6. Podcasts are interwoven into social media and as such have a heightened capacity to enhance engagement with, and activate, an audience. The same mobile devices used to participate in social media are the devices used to listen to (and in some cases produce) podcasts and there is ready and easy overlap between these uses.
  7. Podcasts can be produced and distributed without the approval of a commissioning editor, program controller, or gatekeeper. This means that creators are often working with great freedom and little support.
  8. Podcasts are usually distributed as part of a freemium model: there is no charge for the core product and income is earned through a variety of secondary means.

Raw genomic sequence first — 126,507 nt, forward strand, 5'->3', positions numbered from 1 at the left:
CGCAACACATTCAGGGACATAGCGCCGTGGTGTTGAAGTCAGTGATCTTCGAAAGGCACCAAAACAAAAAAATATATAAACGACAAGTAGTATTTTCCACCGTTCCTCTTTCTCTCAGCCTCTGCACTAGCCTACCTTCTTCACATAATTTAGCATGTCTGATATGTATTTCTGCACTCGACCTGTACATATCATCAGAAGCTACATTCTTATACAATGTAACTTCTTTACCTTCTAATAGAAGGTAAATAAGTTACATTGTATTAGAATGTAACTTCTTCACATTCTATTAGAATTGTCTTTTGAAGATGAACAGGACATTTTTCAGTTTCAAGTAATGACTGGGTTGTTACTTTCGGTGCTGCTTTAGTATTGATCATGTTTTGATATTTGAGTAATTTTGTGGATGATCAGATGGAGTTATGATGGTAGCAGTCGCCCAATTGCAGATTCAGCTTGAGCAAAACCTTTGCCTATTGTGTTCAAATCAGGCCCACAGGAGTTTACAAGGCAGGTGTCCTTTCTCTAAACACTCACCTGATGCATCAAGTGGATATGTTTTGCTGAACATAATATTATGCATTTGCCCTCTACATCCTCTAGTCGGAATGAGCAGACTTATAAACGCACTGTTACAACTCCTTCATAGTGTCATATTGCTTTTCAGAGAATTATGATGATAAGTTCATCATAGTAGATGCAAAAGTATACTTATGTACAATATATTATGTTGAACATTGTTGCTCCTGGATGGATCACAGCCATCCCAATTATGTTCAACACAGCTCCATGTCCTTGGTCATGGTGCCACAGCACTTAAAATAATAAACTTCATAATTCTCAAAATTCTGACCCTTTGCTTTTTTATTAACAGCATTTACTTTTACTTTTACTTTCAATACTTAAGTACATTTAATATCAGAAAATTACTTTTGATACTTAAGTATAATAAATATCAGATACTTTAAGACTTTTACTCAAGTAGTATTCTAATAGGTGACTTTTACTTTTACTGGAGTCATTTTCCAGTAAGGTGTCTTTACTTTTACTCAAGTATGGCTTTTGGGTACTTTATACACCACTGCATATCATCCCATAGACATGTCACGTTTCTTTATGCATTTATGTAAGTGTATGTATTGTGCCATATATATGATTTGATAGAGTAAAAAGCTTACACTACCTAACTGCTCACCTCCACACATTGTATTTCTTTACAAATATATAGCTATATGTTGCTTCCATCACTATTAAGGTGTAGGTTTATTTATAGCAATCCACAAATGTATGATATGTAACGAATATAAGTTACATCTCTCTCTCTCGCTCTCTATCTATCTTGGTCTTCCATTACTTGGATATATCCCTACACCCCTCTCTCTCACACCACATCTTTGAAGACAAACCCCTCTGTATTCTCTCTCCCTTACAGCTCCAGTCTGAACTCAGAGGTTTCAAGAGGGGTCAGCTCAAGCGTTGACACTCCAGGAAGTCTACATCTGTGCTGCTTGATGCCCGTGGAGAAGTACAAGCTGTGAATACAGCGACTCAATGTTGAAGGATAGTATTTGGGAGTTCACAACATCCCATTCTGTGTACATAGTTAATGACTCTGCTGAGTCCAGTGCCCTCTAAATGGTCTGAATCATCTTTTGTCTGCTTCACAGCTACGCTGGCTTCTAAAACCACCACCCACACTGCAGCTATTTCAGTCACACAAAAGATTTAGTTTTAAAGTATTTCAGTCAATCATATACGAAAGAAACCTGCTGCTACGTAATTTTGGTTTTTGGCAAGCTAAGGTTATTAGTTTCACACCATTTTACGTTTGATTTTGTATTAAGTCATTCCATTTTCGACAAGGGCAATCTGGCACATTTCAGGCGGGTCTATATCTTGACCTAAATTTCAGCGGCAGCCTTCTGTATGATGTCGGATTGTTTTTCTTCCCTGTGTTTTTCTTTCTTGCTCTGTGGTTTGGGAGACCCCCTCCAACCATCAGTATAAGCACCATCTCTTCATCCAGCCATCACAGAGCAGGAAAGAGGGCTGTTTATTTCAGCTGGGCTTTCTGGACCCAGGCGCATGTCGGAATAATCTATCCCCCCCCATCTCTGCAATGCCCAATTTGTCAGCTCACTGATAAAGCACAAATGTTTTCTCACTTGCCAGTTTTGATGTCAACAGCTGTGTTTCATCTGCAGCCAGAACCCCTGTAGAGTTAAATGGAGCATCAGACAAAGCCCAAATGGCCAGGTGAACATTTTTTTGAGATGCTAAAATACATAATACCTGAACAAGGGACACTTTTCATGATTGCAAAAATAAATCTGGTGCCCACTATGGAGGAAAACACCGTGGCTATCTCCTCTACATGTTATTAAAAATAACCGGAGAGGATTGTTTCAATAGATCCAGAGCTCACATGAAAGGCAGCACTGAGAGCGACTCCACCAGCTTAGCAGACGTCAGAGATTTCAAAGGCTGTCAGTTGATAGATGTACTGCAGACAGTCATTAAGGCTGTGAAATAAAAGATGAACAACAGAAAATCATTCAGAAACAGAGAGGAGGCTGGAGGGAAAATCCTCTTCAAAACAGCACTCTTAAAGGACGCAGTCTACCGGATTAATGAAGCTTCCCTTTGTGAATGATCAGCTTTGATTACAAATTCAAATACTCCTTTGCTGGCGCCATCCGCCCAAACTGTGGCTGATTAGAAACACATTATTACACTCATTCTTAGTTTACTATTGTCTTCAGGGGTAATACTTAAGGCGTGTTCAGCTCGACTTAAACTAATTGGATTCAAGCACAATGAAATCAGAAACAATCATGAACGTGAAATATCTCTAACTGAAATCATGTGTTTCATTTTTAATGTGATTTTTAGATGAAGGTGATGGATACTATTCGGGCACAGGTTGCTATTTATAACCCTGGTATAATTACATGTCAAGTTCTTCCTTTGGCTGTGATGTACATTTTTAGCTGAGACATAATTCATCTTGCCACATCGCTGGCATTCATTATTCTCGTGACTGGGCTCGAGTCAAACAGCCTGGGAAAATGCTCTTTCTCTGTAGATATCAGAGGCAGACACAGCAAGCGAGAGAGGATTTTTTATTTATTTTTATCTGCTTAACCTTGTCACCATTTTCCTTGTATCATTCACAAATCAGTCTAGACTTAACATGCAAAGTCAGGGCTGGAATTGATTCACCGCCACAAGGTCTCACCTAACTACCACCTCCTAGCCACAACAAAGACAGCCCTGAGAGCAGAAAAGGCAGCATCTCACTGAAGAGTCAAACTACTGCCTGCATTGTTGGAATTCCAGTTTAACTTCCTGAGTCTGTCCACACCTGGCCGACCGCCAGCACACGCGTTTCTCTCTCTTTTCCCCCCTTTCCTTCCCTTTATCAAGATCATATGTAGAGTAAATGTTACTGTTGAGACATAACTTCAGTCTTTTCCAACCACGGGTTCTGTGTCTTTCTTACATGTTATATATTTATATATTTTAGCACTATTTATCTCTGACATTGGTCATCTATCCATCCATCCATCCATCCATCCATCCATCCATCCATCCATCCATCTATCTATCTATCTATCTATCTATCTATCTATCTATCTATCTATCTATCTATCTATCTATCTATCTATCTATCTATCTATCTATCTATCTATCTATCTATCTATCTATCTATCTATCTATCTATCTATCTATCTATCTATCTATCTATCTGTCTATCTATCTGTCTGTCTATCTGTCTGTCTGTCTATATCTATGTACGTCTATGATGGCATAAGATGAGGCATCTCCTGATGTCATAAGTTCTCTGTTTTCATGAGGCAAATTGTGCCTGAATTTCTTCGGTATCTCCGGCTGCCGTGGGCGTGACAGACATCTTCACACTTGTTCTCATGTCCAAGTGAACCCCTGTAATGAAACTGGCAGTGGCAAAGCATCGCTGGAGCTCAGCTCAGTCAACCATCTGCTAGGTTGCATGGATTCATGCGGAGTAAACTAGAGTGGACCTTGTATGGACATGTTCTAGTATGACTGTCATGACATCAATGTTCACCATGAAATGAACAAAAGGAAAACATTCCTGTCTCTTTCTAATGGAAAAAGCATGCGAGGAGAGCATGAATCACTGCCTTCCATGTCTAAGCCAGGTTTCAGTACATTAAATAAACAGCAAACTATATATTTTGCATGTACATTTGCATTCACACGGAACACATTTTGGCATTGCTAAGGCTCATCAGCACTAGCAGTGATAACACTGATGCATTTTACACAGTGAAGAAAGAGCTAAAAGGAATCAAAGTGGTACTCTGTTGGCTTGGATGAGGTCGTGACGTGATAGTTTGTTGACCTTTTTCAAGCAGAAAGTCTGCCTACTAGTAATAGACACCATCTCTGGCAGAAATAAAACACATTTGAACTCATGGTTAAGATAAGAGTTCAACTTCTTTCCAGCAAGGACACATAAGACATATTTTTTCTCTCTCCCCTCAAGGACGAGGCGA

9. Podcasts are “evergreen,” available (theoretically) in perpetuity and face greater obstacles in achieving “liveness” than other media.
  10. There is no fixed or definitive text of a podcast episode or instalment. Mistakes can be corrected, apologies added, advertisements rotated, and sound remixed.
  11. Podcast do not have the timing and scheduling constraints of broadcast media. They can be as long as they need to be and released whenever desired.

The book is available from the publisher.

By: Anna Ford
Last updated: Wednesday, 16 January 2019